Michelangelo Pistoletto (Biella, 1933) is one of the leading exponents of Arte Povera, an avant-garde artistic movement that originated in Italy in the second half of the 1990s when some artists began to create works of art with recycled, humble, and daily use.
A rich artistic production that ranges from paintings, installations, sculptures, and performances, and therefore telling its journey means tracing a part of the history of 20th-century art. Golden Lion for Lifetime Achievement at the 50th Venice Biennale (2003), Pistoletto is known for his conceptual works created with the aim of actively involving the viewer within each work, between social art and public art.
Among his main projects are the Mirror Paintings, the Cittadellarte, the Third Paradise, and La Formula della Creazione (The Formula of Creation), the latest editorial project in which the Italian artist retraces his artistic thought to date.
In 1998, in a former textile factory, he founded Cittadellarte, a large creative laboratory whose name encompasses two meanings: citadel (cittadella) as a place of protection and defense, and city (città) as an idea of comparison, openness, and opportunity with the rest of the world.
The Third Paradise manifesto was presented in March 2003 and represents the third phase of humanity which finds its origin in the balanced connection between artifice and nature which is essential to ensure the survival of mankind, precisely the Third Paradise. The logo of the project comes from the mathematical symbol of infinity in which the circle on the left and on the right represent the two elements that meet in the center where the existing is born, that is the finite within the infinite.
After the retrospective Année 01 – Le Paradis sur Terre (Year 1 – Earthly Paradise, 2013) at the Louvre Museum, the Italian artist who recently celebrated his 90th birthday was one of the protagonists of the Leçon d’Artiste series of meetings in the Parisian museum and to know how it went, among other things, we asked him in this exclusive interview for MuseumWeek Magazine.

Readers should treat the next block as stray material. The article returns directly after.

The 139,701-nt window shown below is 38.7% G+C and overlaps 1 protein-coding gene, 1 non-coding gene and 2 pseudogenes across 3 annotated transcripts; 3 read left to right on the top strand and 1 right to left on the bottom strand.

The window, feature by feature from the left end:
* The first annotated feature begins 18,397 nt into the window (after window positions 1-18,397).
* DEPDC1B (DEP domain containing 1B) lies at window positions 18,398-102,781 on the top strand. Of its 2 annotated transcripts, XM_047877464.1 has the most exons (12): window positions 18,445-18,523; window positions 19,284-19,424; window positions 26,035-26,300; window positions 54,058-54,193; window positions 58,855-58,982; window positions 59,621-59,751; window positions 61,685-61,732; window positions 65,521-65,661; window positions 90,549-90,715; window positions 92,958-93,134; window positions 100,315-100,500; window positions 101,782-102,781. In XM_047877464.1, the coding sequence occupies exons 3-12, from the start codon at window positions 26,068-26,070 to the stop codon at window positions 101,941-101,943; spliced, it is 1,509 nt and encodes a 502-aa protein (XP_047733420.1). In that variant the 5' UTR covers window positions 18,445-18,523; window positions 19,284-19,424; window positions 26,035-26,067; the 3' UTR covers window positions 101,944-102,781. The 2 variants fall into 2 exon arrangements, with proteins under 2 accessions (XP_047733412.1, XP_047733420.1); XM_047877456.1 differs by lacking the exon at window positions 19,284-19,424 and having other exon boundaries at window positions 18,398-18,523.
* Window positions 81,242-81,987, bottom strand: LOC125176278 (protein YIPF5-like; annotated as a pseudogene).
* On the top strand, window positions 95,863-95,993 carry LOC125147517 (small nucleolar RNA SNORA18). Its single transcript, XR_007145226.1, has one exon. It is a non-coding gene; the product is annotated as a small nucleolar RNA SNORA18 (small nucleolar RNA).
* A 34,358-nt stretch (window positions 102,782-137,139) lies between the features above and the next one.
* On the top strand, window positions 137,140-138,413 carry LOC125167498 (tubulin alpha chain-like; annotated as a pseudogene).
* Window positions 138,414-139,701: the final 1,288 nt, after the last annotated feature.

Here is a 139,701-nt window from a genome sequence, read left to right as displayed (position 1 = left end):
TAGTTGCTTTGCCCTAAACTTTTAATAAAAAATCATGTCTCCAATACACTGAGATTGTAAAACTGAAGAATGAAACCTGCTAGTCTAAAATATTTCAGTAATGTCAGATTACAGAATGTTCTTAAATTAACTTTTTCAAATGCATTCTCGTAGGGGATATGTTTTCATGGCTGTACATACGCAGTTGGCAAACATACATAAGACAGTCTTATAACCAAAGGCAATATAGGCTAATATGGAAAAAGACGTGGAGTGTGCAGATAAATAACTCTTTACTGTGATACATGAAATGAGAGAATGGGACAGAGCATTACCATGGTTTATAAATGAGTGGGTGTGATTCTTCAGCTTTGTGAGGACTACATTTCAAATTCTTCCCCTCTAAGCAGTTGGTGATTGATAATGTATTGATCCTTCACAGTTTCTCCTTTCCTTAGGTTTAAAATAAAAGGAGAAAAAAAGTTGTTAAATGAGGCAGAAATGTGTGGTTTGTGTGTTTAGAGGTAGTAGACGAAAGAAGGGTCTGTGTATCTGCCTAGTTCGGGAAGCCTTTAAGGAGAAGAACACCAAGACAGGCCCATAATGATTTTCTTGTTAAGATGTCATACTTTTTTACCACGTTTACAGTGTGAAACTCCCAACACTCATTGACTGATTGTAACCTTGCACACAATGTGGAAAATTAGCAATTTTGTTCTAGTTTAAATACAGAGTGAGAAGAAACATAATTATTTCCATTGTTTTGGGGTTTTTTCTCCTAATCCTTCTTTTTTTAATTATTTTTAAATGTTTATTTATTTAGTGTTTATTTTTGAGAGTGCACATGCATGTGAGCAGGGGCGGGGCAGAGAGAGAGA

“These were three lessons following my exhibition at the Louvre which was held in the different departments of the museum in close connection with its spaces. We thought about holding these meetings to illustrate how my work and the museum could identify with each other. Indeed, in the exhibition, the work reflects the Louvre Museum because in the Mirror Paintings, you can see the ancient works, but also the visitor, therefore also today’s life: there is a need to connect the museum to it with a new possibility of interaction with the current world”.
So to find a new perspective?
This is what interests me because in the mirror there is not only the concept of Renaissance perspective, that is, looking forward; in the mirror, we also look behind our backs because we also see what has been. So the museum is the right place to show this past.
Projections of my work were made which, together with the sculptures, were taken to the Louvre in Abu Dhabi: a total of eleven works that I made in Paris with people who frequented the Museum at the time, so there was also an exchange between the two Louvre locations.
The figures that I impress in the mirror paintings are figures that are part of a costume, of a social and political period, in which we also see objects that were very modern at a certain time and are obsolete today. In my work, there is the practical concept of “memory” which leads to thinking of a new perspective that looks both forward and backward, both in the past and in the future.
Between wars and the pandemic, global society has changed a lot today. To find the Third Paradise today, what do you think is the most important priority?
There is a lot of talk about sustainability and the UN has issued 17 goals, but unfortunately, the reality is going in the opposite direction. We have reached a point where the concept of “creation” that lies in the Formula needs to be applied to start with schools, universities and opening new academies, as we did in Biella with UNIDEE – Accademia delle Idee (Academy of Ideas), which opens the third stage in society.
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